Long gone are the days of Horace Kephart, when an open campfire was necessary to…
One of the advantages of the mostly snowless winters in western North Carolina is the great hiking to be had. With the leaves off the trees, beautiful views abound—and the body heat you build up with strenuous walking, paired with the often sunny, crisp weather, makes for very comfortable temperatures.
With this in mind, we recently headed out to Joyce Kilmer Memorial Forest and the Cherohala Skyway to do a long day hike. We first left a vehicle in the parking lot at Joyce Kilmer, then shuttled up to Unicoi Gap Overlook on the Cherohala Skyway to begin the walk from the trailhead. On that clear day, the views from the Skyway alone would have been worth the trip, but there was more to come. We headed out on the trail at about 10 am to follow a spine that marks the border of North Carolina and Tennessee.
It was a slow but steady uphill to Bob Stratton Bald, where we stopped for lunch in the sunshine to take in the view. This bald is also known as Stratton Bald and Bob Bald, but it’s the same grassy bald, named after the same person, dotted with thickets of heath and a stand of fir trees. It’s also at an elevation of 5,360 feet. We were hiking in the Joyce Kilmer-Slickrock Wilderness, which meant that signage was minimal and we really had to pay attention to where we were on the trail, knowing which turns to look for.
Back on the path, we headed down, down, down, following the Benton McKaye Trail, past the Naked Ground campsite where, as Jim Parham says in his Backpacking Overnights: NC & SC guidebook, you can watch the sunrise from your sleeping bag. We then followed the switchbacks of Naked Ground trail through a northern hardwood forest where we were treated to the sight of some very large old-growth trees–the few that grow outside Joyce Kilmer Memorial itself. Several were so hollow a Hobbit could have stepped right out of them. We also saw the charred evidence of the fires of 2016 on tree trunks and downed logs. With all the rain we had in the fall, there was plenty of water in the creeks that cascaded down the steep mountainside.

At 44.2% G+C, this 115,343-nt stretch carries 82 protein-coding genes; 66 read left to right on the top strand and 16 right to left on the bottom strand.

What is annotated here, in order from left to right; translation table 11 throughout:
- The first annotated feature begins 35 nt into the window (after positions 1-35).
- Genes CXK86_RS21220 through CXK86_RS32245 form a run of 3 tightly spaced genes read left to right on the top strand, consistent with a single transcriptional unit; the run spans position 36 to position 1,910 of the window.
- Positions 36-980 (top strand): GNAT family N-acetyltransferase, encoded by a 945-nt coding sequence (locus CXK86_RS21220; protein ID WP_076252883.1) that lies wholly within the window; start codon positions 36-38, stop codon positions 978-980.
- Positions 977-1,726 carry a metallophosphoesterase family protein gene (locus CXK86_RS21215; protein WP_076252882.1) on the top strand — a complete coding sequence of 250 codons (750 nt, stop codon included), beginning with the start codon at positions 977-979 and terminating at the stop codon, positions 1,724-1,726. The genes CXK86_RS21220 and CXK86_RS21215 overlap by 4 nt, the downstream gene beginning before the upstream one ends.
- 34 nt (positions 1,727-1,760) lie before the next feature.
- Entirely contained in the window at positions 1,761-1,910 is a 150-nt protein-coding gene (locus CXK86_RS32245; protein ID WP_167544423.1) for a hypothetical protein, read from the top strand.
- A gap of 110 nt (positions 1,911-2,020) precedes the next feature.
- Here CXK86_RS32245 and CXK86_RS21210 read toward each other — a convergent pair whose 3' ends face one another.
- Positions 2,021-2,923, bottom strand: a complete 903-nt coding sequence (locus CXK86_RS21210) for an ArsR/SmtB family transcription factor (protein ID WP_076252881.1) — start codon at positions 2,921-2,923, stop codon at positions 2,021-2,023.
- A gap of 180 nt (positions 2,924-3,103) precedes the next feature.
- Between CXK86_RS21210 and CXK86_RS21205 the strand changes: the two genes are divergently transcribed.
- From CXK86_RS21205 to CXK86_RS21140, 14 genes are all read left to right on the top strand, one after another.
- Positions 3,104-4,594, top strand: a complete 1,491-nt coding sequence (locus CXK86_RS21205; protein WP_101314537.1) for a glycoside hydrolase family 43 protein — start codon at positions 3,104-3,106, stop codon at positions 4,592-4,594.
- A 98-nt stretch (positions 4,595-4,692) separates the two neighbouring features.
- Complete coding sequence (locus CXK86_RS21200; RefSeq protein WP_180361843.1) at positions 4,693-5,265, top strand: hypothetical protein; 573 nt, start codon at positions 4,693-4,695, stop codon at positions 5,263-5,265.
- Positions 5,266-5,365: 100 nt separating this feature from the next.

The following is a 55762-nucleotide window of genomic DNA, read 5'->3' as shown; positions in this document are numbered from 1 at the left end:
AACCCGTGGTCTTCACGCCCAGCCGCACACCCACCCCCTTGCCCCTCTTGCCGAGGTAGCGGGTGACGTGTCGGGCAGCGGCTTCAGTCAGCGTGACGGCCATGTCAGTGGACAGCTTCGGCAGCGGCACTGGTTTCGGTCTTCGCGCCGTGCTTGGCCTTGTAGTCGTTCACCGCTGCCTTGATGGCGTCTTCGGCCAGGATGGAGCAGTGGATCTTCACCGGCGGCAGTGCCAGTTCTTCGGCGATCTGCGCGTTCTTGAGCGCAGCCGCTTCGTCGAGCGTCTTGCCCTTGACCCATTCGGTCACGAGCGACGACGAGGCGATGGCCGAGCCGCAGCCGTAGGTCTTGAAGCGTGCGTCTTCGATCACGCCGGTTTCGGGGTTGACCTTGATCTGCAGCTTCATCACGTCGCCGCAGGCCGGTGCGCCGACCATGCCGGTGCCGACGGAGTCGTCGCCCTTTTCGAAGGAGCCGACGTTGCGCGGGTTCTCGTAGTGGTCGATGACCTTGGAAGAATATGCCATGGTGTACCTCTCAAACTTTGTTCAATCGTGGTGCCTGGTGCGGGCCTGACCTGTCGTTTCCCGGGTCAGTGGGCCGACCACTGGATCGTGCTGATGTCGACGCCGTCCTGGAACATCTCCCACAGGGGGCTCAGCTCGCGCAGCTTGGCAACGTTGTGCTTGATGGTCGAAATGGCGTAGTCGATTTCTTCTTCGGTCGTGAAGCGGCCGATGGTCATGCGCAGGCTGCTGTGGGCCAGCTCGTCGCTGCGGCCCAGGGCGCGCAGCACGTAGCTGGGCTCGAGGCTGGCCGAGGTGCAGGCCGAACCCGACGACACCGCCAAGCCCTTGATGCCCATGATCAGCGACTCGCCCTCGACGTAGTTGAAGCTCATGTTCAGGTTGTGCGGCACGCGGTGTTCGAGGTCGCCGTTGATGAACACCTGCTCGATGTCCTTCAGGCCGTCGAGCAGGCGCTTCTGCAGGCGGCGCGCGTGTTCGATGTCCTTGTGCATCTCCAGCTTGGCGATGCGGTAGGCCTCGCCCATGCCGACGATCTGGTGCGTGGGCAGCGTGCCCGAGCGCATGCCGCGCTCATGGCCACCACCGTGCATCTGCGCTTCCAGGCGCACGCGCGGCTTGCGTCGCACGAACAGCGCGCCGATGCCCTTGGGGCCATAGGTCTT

It was late afternoon by the time we reached Joyce Kilmer and our waiting vehicle. Ready as we were to arrive, the bridges over the creek signaling “civilization” still seemed to appear suddenly out of nowhere. The parking lot had remained in the deep shade just about all day, and we were struck by how much lower the temperature there was than on the sunny trail we’d left behind. We’d hiked more than 10 miles without seeing a single person all day.
That’s another benefit of hiking in the colder months–especially in the wilderness, you can be better assured of solitude. Let the winter hiking begin.
This route of this hike is a composite of several that appear in Milestone Press guidebooks. Check out Danny Bernstein’s Hiking the Carolina Mountains or Jim Parham’s Backpacking Overnights NC & SC for loop hikes that don’t require setting a shuttle. Remember: Always check the weather beforehand, carry extra layers and snacks, and inform someone else of your travel plans when you hike in the winter!